Acne is often considered to affect us only in our teenage years. We expect to enter our 20s with a magically clear complexion that endures for the rest of our lives. Unfortunately, for many people this is not a reality. Adult acne is a problem that affects many people, even those who had the benefit of clear skin in their teenage years. It is an issue which can affect your self confidence, induce embarrassment, or contribute to feeling anxious.
What is acne and how does it occur?
Acne is the result of tiny holes in the skin, known as hair follicles, becoming blocked.
Attached to these hair follicles are sebaceous glands which lubricate the hair and the skin by producing an oily substance call sebum.
We experience acne when these glands produce too much sebum. The excess sebum can from a plug in the follicle by mixing with dead skin cells. If this plugged follicle is close to the surface of the skin it pops outward and creates a spot on the skin (often known as a whitehead).
Why does it occur?
Frustratingly, there is no one reason why acne occurs. However, there are common factors associated with breakouts that may be relevant to your individual experience.
Hormones: The most common reason for acne is an imbalance of hormones (this is why it is associated with teenagers). The sebaceous glands are particularly sensitive to hormones. It’s thought that increased levels of testosterone cause the glands to produce much more sebum than the skin needs.
Stress: For the same reasons acne is associated with stress. In response to stress, our bodies produce certain hormones which stimulate the oil glands and hair follicles in the skin leading to acne.
Family history: Acne can run in your family, if one or both of your parents had acne it is quite likely that you’ll get it too. Many finding support this genetic predisposition for acne.
Hair and skin care products: Often the cosmetic products we use on our face and bodies can irritate the skin and trigger breakouts. Be picky about the products you buy and use.
Medication side effect: Acne can be a side effect of some medicines. Speak to your doctor about the possibility of this and request a difference medicine if necessary.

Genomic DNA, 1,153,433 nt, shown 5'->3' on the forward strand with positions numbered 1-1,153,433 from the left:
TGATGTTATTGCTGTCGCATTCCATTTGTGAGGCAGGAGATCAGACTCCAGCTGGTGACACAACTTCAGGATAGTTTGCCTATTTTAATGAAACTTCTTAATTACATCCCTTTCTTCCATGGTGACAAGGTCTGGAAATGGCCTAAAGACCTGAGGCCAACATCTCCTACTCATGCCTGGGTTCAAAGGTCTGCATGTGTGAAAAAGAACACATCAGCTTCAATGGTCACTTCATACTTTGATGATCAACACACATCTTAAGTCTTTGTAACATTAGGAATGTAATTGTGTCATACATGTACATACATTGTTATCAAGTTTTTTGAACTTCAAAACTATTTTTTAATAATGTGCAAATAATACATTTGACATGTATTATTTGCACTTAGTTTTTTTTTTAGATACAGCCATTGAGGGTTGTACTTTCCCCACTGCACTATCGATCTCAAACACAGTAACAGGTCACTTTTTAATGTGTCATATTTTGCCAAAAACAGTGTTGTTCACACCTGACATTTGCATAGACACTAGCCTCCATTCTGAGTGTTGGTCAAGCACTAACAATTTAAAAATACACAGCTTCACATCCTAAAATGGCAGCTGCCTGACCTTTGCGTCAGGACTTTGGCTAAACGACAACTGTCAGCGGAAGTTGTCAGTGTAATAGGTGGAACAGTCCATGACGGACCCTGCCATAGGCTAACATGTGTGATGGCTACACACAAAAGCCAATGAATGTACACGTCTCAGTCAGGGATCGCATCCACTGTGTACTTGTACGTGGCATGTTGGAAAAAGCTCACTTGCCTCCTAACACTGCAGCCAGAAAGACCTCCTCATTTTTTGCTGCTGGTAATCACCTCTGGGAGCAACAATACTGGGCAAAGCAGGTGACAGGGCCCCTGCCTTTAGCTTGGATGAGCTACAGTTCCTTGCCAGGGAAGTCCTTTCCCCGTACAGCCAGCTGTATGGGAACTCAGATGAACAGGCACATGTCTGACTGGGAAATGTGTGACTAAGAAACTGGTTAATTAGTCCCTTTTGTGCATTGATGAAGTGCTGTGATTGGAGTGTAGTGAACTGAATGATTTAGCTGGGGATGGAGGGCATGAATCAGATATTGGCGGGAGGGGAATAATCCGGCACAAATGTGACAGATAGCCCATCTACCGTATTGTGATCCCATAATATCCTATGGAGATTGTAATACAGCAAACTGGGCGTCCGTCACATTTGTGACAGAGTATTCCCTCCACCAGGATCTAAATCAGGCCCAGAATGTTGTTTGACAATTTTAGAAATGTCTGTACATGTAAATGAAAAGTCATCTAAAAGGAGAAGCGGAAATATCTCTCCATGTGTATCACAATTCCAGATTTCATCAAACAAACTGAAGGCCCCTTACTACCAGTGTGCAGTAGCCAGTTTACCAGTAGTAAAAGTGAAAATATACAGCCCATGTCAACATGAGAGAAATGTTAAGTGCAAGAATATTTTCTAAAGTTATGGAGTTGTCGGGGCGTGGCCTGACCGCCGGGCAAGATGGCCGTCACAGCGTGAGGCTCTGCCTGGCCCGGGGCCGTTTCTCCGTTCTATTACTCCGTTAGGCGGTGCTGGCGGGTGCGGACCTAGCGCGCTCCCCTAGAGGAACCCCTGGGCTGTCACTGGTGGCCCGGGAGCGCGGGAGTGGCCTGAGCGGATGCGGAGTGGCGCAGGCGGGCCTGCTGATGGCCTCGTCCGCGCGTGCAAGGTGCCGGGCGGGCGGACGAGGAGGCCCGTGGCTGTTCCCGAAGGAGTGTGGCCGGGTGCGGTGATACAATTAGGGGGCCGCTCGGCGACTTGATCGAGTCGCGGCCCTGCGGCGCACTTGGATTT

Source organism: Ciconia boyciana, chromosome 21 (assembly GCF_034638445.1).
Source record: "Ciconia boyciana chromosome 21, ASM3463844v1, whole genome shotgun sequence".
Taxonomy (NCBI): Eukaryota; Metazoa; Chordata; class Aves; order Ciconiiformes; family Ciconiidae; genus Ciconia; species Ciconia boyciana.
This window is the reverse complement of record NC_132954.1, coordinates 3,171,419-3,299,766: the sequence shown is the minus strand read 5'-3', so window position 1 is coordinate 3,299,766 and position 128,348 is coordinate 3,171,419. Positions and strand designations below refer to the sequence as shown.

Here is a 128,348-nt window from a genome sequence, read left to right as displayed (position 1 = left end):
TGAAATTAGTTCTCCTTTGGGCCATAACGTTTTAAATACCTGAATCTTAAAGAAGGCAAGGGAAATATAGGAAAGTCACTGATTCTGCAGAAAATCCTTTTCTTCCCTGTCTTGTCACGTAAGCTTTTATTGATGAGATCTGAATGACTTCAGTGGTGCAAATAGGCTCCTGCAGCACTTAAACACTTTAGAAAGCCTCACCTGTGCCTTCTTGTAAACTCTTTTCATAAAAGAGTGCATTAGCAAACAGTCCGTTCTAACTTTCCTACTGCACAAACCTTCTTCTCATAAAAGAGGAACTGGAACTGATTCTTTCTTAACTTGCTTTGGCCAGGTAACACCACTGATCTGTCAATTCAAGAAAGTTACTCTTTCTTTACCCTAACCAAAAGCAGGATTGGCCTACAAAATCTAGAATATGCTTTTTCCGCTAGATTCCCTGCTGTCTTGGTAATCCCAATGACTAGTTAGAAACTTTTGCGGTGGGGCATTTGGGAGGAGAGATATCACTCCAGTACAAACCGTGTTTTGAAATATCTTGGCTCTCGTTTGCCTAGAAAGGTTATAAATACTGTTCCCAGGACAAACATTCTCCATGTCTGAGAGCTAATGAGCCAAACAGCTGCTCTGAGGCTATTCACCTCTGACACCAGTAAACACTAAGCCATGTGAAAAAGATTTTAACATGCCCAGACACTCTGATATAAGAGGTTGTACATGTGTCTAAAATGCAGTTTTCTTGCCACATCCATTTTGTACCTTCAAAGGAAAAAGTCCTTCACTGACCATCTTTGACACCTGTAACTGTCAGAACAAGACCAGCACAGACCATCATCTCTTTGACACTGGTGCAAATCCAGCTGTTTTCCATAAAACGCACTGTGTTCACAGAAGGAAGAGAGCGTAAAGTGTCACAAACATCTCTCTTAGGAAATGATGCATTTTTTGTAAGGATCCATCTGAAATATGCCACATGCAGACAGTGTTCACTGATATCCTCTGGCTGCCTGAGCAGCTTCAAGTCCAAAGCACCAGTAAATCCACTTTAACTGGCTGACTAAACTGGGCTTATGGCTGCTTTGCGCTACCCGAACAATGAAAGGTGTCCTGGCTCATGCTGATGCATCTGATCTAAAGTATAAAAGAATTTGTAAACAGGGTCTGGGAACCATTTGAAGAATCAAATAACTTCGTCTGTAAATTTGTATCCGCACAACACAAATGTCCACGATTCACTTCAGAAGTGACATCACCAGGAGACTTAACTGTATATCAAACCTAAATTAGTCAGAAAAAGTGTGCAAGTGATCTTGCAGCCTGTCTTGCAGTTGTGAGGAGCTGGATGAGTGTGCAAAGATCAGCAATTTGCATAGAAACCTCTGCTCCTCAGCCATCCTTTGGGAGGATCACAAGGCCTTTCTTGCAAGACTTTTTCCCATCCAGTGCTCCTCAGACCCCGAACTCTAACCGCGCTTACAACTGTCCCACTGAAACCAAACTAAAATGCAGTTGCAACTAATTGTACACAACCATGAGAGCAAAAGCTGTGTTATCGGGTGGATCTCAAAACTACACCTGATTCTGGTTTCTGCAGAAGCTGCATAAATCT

The differences between teen and adult acne
One of the biggest differences between teenage and adult acne is the location of the blemishes. The pattern of acne differs as you get older. Teenagers often experience acne on their forehead and cheeks whereas adults experience it on the lower face, the jawline, or the neck. Similarly, adults are less likely to get acne on their body, for example on their back, as the oil glands on the body become less active with age.
Debunking acne myths:
• It is not caused by a poor diet; research has found no foods that specifically cause acne
• It is not caused by having ‘dirty skin’; the cleanliness of your skin doesn’t affect the triggers that cause acne, these occur beneath the surface of your skin.
• It is not infectious; you cannot pass it to others or contract it from others.
Dealing with adult acne
Mentally: Many people ignore, or do not understand, the psychological impact of suffering from acne during adulthood. Breakouts on visible areas such as the face or neck can impact your self confidence and make you feel unattractive or insecure. Often people can feel embarrassed that they are suffering from acne in adulthood as they expect to have clear skin at this stage of their lives. Whilst these feelings are understandable it is important to know that you are not the only person suffering from adult acne and there are steps to take to combat it.
Physically: If you are suffering from adult acne speak to your GP, they can prescribe medication or refer you to a dermatologist who can offer various treatments.
Has acne affected your self esteem? Did you seek medical help? Did this work? Start the conversation